The first French version by Jean Lefevre, (1536) appeared at a stage when there were fewer emblems in the corpus, whereas Barthelemy Aneau's version in 1549 was almost complete with 201. There is also a manuscript translation by Simon Bouquet. In 1615, Jean de Tournes II produced his own translation of the second book of emblems and revisited Lefevre's version of the first book, introducing a number of emendations.

Andrea Alciato's Emblemata, Paris, Jean Richer, 1584, with French translation by Claude Mignault

The priorities of Claude Mignault in the 1584 edition, reproduced here, and the closely related one of 1587 are rather different from those with lengthy commentaries with which he is more often associated, and much less learned. This edition, which includes the full 211 emblems (omitting only the so-called 'obscene emblem') broadly speaking adopts the thematic organisation initiated in 1548, and involves a new set of woodcuts. Read a Bibliographical Description.

Although each emblem is followed by a commentary, this is kept very short, much more like those which had appeared in de Tournes editions, by Sebastian Stockhamer from 1556. The presence of these commentaries in the bilingual editions prevents its presentation as a parallel text. Typically, each emblem runs to four pages.

GUL SMAdd283: S10ro-S11rro. Actual page height: 142mm.
GUL SMAdd283: S10ro-S11ro. Actual page height: 142mm.

Mignault's translation, he tells us in his Preface, was undertaken merely to pass the time while travelling, and he endeavours to play down its value, emphasising only his desire to convey to others the pleasure he himself has taken in the emblems. This does not prevent his criticising his predecessors, Jean Lefevre (1536) and Aneau (1549). Mignault's translations are much more varied than Lefevre or Aneau's: some are weak, while others show a certain literary intention. As well as the emblems and their brief commentaries in Latin and French, the 1584 and 1587 editions both contain an important account of Alciato's life, likewise in the two languages.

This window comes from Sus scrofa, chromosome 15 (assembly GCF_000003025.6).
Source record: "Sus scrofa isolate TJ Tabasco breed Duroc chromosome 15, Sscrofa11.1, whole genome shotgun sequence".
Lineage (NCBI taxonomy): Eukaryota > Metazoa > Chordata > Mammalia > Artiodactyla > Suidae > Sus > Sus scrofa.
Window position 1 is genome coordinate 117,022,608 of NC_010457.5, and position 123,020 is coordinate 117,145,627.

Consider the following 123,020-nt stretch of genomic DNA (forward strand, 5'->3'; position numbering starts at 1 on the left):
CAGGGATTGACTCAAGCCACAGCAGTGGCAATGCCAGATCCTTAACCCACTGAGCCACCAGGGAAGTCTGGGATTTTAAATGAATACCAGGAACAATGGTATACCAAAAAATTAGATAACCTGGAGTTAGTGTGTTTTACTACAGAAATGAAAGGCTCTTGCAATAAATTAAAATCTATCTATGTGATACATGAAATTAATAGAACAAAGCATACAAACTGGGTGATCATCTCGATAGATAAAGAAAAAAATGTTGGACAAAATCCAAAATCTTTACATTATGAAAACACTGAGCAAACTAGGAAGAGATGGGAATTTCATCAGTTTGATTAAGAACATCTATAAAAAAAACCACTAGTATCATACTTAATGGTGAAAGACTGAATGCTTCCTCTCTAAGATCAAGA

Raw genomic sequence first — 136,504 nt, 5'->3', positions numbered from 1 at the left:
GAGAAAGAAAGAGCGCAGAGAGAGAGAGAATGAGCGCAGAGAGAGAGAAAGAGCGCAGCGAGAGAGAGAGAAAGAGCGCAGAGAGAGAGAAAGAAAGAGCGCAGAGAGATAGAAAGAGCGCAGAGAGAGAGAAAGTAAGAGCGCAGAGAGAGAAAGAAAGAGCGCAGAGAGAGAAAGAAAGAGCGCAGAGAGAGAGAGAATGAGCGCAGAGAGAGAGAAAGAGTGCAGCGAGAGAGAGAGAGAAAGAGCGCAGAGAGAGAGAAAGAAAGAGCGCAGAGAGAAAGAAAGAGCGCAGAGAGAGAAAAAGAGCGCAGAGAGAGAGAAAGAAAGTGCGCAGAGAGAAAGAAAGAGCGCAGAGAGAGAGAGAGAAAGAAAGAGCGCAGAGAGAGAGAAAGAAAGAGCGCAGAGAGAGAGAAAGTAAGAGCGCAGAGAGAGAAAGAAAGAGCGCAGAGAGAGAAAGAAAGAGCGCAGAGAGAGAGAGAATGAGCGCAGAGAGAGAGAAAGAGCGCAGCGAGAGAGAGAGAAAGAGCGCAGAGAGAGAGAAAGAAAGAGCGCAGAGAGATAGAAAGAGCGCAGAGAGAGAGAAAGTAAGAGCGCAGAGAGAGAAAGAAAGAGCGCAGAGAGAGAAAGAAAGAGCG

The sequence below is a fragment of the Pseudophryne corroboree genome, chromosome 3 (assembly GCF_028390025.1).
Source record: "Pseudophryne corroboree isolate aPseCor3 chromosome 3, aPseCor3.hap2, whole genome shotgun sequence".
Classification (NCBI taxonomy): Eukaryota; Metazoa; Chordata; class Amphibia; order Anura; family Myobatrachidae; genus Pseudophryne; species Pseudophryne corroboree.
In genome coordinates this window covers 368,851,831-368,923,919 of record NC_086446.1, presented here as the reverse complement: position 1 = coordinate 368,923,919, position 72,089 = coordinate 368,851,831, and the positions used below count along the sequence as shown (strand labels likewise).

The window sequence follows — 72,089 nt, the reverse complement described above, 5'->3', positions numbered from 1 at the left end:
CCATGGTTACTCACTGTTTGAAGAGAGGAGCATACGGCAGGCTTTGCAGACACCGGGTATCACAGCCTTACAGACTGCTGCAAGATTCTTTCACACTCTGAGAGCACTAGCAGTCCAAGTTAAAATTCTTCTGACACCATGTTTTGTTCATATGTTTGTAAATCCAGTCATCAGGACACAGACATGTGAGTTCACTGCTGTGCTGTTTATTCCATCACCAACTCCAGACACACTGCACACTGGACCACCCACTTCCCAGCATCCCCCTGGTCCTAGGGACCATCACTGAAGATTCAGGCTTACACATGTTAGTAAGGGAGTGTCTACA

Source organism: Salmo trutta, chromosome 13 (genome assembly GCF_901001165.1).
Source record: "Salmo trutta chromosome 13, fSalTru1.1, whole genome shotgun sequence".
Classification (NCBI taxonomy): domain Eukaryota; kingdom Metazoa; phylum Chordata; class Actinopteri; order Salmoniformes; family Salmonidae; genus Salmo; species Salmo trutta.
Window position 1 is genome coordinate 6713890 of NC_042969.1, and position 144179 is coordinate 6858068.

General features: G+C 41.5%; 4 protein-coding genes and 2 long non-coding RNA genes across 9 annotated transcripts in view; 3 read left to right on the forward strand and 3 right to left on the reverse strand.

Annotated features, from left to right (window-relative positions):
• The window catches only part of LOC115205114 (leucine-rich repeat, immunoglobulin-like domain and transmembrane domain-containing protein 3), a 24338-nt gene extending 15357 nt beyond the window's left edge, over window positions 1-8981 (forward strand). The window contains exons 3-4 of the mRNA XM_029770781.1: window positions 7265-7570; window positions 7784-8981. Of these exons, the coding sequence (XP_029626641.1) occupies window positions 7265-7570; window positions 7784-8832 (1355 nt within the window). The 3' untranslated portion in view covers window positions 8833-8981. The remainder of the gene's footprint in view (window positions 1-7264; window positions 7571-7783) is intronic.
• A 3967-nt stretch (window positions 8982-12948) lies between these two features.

Select Secondary Bibliography

Alison Adams, Stephen Rawles, Alison Saunders, A Bibliography of French Emblem Books, 2 vols (Geneva: Droz, 1999-2002) [=BFEB]: entries F.001-072 cover early French editions of Alciato; this edition is entered as F.026.

Alison Saunders, 'Sixteenth-Century French Translations of Alciati's Emblemata', French Studies 44 (1990), 271-288.

Alison Adams, 'The Role of the Translator in Sixteenth-Century Alciato Translations', BHR 52.2 (1990), 369-383.

Bouquet, Simon, Imitations et traductions de cent dix-huict emblesmes dAlciat (Bibliothèque Nationale de France, ms. fr. 19.143); an edition by Catharine Randall and Daniel Russell (New York : AMS Press, 1996).

Claudie Balavoine, 'Le classement thématique des emblèmes d'Alciat: recherche en paternité', in The Emblem in Renaissance and Baroque Europe: Tradition and Variety, edited by Alison Adams and Anthony J. Harper (Leiden: Brill, 1992), pp. 1-21.

Page written by Alison Adams.